These measures include accepting expired cards on sites for a temporary period, extensions to
qualification deadlines and measures to ease cash flow through grants and levy reduction.
With construction sites using card schemes including CSCS, CPCS and NPORS to permit access for
only qualified and trained operatives onsite, the pandemic poses a number of issues for the
application and renewal of cards, completion of qualifications and cash flow relating to levies and
CONSTRUCT has welcomed statements from the card schemes in response to the pandemic, but in
most cases, these do not go far enough to support industry.
CONSTRUCT has called for all card schemes to coordinate their advice, with clear guidance issued
to main contractors to ensure construction workers can continue to access site where they have been
unable to renew expiring cards.
The Health Safety & Environment (HS&E) Test – which underpins card schemes with their occupation
qualification – CONSTRUCT wants administered remotely while test centres are closed.
CONSTRUCT wants Awarding Organisations such as NOCN and City & Guilds – who award
qualifications such as NVQs and provide End-Point Assessments for apprenticeships – to look at
flexibility in extending deadlines to ensure operatives can complete their studies.
CITB have been asked to process grant claims quickly and work with Government to look at
temporary levy payment holidays and deferral options, with the latter similar to tax payment deferrals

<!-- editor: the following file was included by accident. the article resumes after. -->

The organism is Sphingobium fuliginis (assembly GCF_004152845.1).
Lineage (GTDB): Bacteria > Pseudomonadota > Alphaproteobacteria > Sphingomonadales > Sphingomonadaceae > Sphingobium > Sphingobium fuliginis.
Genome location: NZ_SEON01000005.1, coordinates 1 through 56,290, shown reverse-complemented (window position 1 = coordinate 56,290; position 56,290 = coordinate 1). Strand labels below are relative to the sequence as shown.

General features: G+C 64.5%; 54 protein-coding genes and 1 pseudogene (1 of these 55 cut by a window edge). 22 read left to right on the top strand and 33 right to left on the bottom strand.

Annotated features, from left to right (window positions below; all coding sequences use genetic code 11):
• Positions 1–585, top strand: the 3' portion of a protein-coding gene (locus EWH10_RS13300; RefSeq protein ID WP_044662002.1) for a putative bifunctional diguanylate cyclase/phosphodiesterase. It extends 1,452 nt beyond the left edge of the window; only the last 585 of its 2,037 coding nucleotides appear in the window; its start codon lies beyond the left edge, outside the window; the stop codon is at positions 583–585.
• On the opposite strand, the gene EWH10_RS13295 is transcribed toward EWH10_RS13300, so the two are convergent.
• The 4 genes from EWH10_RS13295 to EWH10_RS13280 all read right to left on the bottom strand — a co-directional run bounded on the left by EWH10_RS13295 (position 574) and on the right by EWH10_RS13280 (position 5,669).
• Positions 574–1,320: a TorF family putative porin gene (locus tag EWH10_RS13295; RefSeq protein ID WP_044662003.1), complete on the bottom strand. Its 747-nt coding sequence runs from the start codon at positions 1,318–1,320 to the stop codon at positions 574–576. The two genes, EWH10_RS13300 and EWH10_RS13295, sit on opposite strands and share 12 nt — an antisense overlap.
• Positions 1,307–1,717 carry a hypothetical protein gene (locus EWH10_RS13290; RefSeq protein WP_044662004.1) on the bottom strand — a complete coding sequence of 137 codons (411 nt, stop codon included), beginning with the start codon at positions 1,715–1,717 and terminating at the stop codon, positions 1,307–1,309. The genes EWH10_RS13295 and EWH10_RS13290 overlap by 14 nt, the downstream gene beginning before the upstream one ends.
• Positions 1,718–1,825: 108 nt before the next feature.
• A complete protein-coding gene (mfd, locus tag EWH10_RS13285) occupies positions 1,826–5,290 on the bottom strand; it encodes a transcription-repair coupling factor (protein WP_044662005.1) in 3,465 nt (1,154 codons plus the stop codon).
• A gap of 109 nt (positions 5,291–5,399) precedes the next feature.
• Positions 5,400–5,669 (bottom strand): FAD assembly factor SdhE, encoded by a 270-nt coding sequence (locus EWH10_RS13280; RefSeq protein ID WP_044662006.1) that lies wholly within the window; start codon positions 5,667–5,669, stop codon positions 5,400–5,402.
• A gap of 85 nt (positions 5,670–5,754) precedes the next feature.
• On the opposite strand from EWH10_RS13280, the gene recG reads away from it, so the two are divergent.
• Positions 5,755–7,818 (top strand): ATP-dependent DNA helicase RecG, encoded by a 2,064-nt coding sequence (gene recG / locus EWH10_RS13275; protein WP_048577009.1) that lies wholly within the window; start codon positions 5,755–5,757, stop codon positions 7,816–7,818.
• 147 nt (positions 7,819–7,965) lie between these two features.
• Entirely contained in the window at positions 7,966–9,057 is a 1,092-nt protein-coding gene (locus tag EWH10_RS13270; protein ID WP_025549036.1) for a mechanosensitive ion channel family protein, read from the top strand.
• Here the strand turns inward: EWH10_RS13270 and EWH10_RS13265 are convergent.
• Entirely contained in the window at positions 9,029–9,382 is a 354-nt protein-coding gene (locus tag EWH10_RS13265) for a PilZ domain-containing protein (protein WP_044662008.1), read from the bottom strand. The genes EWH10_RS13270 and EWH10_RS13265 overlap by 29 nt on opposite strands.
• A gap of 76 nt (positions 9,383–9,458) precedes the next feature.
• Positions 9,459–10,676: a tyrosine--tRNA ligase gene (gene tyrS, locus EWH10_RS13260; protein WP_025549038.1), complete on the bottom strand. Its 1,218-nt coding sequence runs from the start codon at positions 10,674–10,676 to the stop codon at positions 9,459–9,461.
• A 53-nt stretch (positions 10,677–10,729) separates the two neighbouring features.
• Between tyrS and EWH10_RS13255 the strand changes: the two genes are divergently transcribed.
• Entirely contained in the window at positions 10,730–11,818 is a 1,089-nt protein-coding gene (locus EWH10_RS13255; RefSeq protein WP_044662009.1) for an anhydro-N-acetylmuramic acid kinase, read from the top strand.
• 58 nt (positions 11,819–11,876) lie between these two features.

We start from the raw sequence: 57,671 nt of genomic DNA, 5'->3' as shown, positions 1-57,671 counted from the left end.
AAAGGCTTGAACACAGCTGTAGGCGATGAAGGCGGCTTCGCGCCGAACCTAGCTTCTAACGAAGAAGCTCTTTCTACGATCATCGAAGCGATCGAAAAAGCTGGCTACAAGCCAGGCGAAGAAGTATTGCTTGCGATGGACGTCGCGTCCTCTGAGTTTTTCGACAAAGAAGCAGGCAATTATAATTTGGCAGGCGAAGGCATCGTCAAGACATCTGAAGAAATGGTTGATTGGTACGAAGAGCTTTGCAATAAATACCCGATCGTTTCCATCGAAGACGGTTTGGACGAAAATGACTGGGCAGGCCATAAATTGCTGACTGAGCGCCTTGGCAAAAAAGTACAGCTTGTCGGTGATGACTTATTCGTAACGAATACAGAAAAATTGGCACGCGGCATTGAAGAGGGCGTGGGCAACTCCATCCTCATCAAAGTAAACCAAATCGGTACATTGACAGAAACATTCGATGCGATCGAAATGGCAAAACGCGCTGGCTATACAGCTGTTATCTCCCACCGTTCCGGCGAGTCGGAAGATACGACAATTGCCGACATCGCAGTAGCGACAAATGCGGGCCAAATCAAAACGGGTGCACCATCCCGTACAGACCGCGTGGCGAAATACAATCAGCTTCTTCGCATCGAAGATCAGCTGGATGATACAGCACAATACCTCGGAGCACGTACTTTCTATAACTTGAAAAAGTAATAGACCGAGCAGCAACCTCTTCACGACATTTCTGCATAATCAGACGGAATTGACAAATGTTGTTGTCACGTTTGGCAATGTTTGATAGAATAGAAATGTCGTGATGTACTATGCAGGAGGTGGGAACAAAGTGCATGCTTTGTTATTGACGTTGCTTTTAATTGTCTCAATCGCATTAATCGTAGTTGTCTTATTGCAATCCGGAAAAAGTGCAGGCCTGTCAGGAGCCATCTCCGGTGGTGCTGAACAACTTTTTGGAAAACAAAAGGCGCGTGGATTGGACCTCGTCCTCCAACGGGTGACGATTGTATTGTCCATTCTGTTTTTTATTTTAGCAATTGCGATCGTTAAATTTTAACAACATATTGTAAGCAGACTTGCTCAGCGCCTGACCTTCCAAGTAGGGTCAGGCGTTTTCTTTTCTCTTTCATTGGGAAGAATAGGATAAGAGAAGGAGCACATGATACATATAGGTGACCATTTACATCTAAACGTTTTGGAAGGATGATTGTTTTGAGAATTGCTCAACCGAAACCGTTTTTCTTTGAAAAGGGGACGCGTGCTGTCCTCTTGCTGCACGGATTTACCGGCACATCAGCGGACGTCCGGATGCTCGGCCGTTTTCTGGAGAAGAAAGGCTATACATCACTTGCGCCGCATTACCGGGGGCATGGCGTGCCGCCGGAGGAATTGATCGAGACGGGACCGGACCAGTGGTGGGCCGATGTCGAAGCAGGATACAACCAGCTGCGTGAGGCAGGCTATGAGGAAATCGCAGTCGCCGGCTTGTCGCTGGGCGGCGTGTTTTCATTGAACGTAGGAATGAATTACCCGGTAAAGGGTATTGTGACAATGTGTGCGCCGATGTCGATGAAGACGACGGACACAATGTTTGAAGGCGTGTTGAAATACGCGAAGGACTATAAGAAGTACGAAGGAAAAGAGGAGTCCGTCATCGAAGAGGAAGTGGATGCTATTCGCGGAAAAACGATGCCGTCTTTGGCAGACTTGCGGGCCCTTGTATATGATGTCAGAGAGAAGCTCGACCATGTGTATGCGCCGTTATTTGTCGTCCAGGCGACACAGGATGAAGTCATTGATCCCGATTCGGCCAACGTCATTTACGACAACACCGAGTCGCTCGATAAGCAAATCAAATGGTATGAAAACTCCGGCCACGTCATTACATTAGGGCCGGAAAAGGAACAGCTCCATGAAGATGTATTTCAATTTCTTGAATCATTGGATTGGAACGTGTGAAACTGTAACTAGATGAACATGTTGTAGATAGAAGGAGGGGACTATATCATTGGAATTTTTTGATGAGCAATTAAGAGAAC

announced by the Chancellor.
Neil Marney, CONSTRUCT Chairman said:
“This pandemic is an unprecedented and unknown threat to CONSTRUCT members’ workforce and
our businesses survival.
“Our primary focus is always to ensure that the workforce is healthy and safe, but where they can
continue work, CSCS and all affiliated schemes need to offer a single and coordinated message to
the primary contractors.
“Our employees must be able to gain access to site and continue to work, even if the assessment and
renewal systems cannot work as normal, with the temporary measures applied in a consistent way
across the construction industry.
Steve Hammond, Chairman of CONSTRUCT’s Concrete Frame Training Forum, said:
“Training is grinding to a halt as providers cancel provision, and since the Prime Minister’s
announcement on tougher measures, we will see a total shut down of the system.
“Where our teams are able to keep building, we must provide flexibility in the system so we do not
lock out skilled operatives and we retain our investment in the workforce of the future – our
Dave Campbell, CONSTRUCT Trade Association Manager, said:
“Margins are tight at good times in construction, so every agency and organisation that can help
construction keep building, must take the necessary measures to do so.
“CITB has an opportunity to ensure our members are given the support they need for training that has already taken place, and to support the retention of apprentices by bringing forward grant.
“But crucially, CITB needs to help keep our members’ cash flow as healthy as possible by not
collecting levy in the short-term and deferring payments in the medium to long-term.
“Companies can only pay grant if they stay trading – our survival is CITB’s survival.”
You can also read the letters issued by CONSTRUCT below: